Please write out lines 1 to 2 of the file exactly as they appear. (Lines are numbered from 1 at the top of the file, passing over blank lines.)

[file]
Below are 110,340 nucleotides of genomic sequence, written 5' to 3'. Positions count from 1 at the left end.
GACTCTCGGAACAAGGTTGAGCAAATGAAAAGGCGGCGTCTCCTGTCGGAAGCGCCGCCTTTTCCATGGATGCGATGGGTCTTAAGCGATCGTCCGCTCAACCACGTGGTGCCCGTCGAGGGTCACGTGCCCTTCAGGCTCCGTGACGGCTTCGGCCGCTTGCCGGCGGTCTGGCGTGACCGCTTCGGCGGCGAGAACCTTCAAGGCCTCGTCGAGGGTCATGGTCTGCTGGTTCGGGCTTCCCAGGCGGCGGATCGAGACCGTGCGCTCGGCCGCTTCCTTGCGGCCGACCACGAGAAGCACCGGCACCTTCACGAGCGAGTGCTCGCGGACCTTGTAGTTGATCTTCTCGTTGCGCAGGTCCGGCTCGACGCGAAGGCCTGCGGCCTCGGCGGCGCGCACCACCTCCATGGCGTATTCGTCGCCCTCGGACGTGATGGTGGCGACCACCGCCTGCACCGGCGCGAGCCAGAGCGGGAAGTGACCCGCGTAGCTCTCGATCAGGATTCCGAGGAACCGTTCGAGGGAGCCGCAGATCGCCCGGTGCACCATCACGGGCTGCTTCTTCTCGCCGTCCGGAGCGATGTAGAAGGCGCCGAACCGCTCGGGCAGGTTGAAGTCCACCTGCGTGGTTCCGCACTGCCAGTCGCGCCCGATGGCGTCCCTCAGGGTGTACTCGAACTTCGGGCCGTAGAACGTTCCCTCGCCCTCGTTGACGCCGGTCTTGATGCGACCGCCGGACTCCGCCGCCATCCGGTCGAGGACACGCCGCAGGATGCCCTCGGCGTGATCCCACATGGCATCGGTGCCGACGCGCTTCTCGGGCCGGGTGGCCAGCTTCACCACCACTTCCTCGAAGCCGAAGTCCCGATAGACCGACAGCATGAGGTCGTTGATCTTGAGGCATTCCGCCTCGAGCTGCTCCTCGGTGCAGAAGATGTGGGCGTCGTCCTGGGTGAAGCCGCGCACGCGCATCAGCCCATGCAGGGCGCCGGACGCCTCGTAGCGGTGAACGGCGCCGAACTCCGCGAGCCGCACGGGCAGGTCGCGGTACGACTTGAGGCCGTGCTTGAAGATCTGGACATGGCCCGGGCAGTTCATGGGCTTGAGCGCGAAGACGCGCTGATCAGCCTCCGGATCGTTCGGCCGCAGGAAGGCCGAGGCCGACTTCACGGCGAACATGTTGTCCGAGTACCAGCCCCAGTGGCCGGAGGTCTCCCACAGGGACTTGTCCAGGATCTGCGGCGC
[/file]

Below are 110,340 nucleotides of genomic sequence, written 5' to 3'. Positions count from 1 at the left end.
GACTCTCGGAACAAGGTTGAGCAAATGAAAAGGCGGCGTCTCCTGTCGGAAGCGCCGCCTTTTCCATGGATGCGATGGGTCTTAAGCGATCGTCCGCTCAACCACGTGGTGCCCGTCGAGGGTCACGTGCCCTTCAGGCTCCGTGACGGCTTCGGCCGCTTGCCGGCGGTCTGGCGTGACCGCTTCGGCGGCGAGAACCTTCAAGGCCTCGTCGAGGGTCATGGTCTGCTGGTTCGGGCTTCCCAGGCGGCGGATCGAGACCGTGCGCTCGGCCGCTTCCTTGCGGCCGACCACGAGAAGCACCGGCACCTTCACGAGCGAGTGCTCGCGGACCTTGTAGTTGATCTTCTCGTTGCGCAGGTCCGGCTCGACGCGAAGGCCTGCGGCCTCGGCGGCGCGCACCACCTCCATGGCGTATTCGTCGCCCTCGGACGTGATGGTGGCGACCACCGCCTGCACCGGCGCGAGCCAGAGCGGGAAGTGACCCGCGTAGCTCTCGATCAGGATTCCGAGGAACCGTTCGAGGGAGCCGCAGATCGCCCGGTGCACCATCACGGGCTGCTTCTTCTCGCCGTCCGGAGCGATGTAGAAGGCGCCGAACCGCTCGGGCAGGTTGAAGTCCACCTGCGTGGTTCCGCACTGCCAGTCGCGCCCGATGGCGTCCCTCAGGGTGTACTCGAACTTCGGGCCGTAGAACGTTCCCTCGCCCTCGTTGACGCCGGTCTTGATGCGACCGCCGGACTCCGCCGCCATCCGGTCGAGGACACGCCGCAGGATGCCCTCGGCGTGATCCCACATGGCATCGGTGCCGACGCGCTTCTCGGGCCGGGTGGCCAGCTTCACCACCACTTCCTCGAAGCCGAAGTCCCGATAGACCGACAGCATGAGGTCGTTGATCTTGAGGCATTCCGCCTCGAGCTGCTCCTCGGTGCAGAAGATGTGGGCGTCGTCCTGGGTGAAGCCGCGCACGCGCATCAGCCCATGCAGGGCGCCGGACGCCTCGTAGCGGTGAACGGCGCCGAACTCCGCGAGCCGCACGGGCAGGTCGCGGTACGACTTGAGGCCGTGCTTGAAGATCTGGACATGGCCCGGGCAGTTCATGGGCTTGAGCGCGAAGACGCGCTGATCAGCCTCCGGATCGTTCGGCCGCAGGAAGGCCGAGGCCGACTTCACGGCGAACATGTTGTCCGAGTACCAGCCCCAGTGGCCGGAGGTCTCCCACAGGGACTTGTCCAGGATCTGCGGCGC